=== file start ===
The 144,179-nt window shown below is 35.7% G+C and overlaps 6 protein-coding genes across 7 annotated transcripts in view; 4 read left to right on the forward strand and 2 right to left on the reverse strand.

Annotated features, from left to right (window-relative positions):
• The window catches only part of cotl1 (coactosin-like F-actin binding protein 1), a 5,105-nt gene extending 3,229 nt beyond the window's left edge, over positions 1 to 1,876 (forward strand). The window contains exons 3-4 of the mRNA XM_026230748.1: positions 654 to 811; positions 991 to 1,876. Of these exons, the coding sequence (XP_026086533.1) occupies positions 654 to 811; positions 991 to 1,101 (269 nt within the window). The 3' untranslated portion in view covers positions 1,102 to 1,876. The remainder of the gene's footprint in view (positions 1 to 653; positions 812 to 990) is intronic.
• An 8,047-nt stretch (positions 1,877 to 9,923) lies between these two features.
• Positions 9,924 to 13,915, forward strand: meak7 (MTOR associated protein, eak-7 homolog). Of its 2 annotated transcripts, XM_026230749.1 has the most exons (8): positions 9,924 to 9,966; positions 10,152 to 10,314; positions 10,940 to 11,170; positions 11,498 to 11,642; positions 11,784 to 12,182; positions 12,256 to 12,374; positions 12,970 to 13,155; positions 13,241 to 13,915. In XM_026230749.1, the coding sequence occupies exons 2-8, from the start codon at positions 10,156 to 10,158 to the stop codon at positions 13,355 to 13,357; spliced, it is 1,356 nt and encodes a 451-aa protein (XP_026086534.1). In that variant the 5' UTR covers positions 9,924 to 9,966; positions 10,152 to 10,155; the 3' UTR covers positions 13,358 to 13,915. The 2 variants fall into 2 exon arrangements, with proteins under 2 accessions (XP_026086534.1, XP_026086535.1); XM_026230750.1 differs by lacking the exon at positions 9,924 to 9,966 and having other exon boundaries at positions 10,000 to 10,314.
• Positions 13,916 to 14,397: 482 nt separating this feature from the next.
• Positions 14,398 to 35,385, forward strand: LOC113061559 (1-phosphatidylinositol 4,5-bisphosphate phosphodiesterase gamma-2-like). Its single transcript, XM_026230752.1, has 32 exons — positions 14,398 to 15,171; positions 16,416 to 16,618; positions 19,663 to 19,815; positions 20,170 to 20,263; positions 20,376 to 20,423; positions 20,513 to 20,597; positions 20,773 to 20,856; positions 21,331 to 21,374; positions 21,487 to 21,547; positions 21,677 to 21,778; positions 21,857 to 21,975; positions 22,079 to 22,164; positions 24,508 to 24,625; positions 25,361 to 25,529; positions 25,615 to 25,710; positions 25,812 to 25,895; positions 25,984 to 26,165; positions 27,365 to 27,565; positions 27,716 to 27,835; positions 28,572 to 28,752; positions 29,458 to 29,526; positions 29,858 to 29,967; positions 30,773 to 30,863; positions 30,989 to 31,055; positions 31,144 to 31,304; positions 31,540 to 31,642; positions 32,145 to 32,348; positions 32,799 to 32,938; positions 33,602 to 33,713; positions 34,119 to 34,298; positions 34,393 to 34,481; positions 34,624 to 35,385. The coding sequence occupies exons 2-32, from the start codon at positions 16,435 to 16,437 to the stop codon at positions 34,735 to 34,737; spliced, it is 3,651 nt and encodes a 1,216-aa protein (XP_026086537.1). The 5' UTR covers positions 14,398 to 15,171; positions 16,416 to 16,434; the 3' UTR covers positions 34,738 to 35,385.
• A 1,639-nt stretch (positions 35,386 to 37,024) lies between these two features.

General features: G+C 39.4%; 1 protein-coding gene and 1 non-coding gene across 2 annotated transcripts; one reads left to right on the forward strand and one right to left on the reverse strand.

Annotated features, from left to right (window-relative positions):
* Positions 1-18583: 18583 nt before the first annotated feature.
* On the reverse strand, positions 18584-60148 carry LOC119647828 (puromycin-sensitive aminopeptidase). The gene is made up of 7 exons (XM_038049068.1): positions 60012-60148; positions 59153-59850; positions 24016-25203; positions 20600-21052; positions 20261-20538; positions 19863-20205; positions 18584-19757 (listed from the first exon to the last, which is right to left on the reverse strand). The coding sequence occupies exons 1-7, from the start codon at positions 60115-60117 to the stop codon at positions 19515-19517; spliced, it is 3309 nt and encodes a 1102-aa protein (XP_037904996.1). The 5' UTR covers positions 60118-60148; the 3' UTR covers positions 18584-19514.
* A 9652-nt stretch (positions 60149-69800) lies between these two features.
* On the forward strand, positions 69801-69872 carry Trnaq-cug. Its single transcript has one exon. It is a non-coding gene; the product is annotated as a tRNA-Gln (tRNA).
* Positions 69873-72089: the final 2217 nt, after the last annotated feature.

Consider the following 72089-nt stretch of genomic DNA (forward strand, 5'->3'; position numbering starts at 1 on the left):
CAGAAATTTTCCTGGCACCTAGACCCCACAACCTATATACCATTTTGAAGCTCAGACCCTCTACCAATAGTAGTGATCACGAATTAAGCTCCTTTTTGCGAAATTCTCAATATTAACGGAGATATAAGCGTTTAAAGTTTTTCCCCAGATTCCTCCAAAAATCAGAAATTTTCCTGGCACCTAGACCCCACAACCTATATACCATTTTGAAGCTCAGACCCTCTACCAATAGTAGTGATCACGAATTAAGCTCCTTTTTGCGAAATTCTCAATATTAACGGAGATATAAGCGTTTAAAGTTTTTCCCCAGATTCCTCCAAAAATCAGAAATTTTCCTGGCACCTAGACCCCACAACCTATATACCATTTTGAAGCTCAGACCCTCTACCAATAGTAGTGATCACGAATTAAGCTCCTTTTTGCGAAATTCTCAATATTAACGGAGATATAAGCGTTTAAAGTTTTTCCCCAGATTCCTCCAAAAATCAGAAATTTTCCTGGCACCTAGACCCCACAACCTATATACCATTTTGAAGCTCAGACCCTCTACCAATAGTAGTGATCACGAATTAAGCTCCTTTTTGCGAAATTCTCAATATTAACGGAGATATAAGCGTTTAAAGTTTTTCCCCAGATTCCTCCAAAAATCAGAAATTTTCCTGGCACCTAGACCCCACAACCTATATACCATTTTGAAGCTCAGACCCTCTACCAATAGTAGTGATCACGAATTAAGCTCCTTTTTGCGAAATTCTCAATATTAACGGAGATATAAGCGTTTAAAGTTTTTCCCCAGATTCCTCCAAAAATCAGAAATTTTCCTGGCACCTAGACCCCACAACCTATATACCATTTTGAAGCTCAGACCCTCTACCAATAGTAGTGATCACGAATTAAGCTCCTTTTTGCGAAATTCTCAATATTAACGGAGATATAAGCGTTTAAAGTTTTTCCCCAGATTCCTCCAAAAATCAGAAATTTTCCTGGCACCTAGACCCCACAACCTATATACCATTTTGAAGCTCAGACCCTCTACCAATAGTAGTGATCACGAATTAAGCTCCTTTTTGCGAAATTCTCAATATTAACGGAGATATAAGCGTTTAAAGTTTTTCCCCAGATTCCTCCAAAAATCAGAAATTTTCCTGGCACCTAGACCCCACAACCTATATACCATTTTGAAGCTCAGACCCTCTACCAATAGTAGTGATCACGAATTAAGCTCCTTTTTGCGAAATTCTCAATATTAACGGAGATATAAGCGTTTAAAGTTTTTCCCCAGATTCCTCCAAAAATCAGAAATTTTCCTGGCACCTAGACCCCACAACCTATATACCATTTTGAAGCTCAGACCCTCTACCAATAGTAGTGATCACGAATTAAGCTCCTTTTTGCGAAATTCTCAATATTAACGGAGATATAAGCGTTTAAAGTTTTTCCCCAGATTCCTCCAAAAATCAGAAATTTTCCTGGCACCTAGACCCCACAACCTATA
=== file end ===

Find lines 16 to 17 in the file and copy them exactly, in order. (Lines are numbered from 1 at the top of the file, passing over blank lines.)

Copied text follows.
Consider the following 72089-nt stretch of genomic DNA (forward strand, 5'->3'; position numbering starts at 1 on the left):
CAGAAATTTTCCTGGCACCTAGACCCCACAACCTATATACCATTTTGAAGCTCAGACCCTCTACCAATAGTAGTGATCACGAATTAAGCTCCTTTTTGCGAAATTCTCAATATTAACGGAGATATAAGCGTTTAAAGTTTTTCCCCAGATTCCTCCAAAAATCAGAAATTTTCCTGGCACCTAGACCCCACAACCTATATACCATTTTGAAGCTCAGACCCTCTACCAATAGTAGTGATCACGAATTAAGCTCCTTTTTGCGAAATTCTCAATATTAACGGAGATATAAGCGTTTAAAGTTTTTCCCCAGATTCCTCCAAAAATCAGAAATTTTCCTGGCACCTAGACCCCACAACCTATATACCATTTTGAAGCTCAGACCCTCTACCAATAGTAGTGATCACGAATTAAGCTCCTTTTTGCGAAATTCTCAATATTAACGGAGATATAAGCGTTTAAAGTTTTTCCCCAGATTCCTCCAAAAATCAGAAATTTTCCTGGCACCTAGACCCCACAACCTATATACCATTTTGAAGCTCAGACCCTCTACCAATAGTAGTGATCACGAATTAAGCTCCTTTTTGCGAAATTCTCAATATTAACGGAGATATAAGCGTTTAAAGTTTTTCCCCAGATTCCTCCAAAAATCAGAAATTTTCCTGGCACCTAGACCCCACAACCTATATACCATTTTGAAGCTCAGACCCTCTACCAATAGTAGTGATCACGAATTAAGCTCCTTTTTGCGAAATTCTCAATATTAACGGAGATATAAGCGTTTAAAGTTTTTCCCCAGATTCCTCCAAAAATCAGAAATTTTCCTGGCACCTAGACCCCACAACCTATATACCATTTTGAAGCTCAGACCCTCTACCAATAGTAGTGATCACGAATTAAGCTCCTTTTTGCGAAATTCTCAATATTAACGGAGATATAAGCGTTTAAAGTTTTTCCCCAGATTCCTCCAAAAATCAGAAATTTTCCTGGCACCTAGACCCCACAACCTATATACCATTTTGAAGCTCAGACCCTCTACCAATAGTAGTGATCACGAATTAAGCTCCTTTTTGCGAAATTCTCAATATTAACGGAGATATAAGCGTTTAAAGTTTTTCCCCAGATTCCTCCAAAAATCAGAAATTTTCCTGGCACCTAGACCCCACAACCTATATACCATTTTGAAGCTCAGACCCTCTACCAATAGTAGTGATCACGAATTAAGCTCCTTTTTGCGAAATTCTCAATATTAACGGAGATATAAGCGTTTAAAGTTTTTCCCCAGATTCCTCCAAAAATCAGAAATTTTCCTGGCACCTAGACCCCACAACCTATATACCATTTTGAAGCTCAGACCCTCTACCAATAGTAGTGATCACGAATTAAGCTCCTTTTTGCGAAATTCTCAATATTAACGGAGATATAAGCGTTTAAAGTTTTTCCCCAGATTCCTCCAAAAATCAGAAATTTTCCTGGCACCTAGACCCCACAACCTATA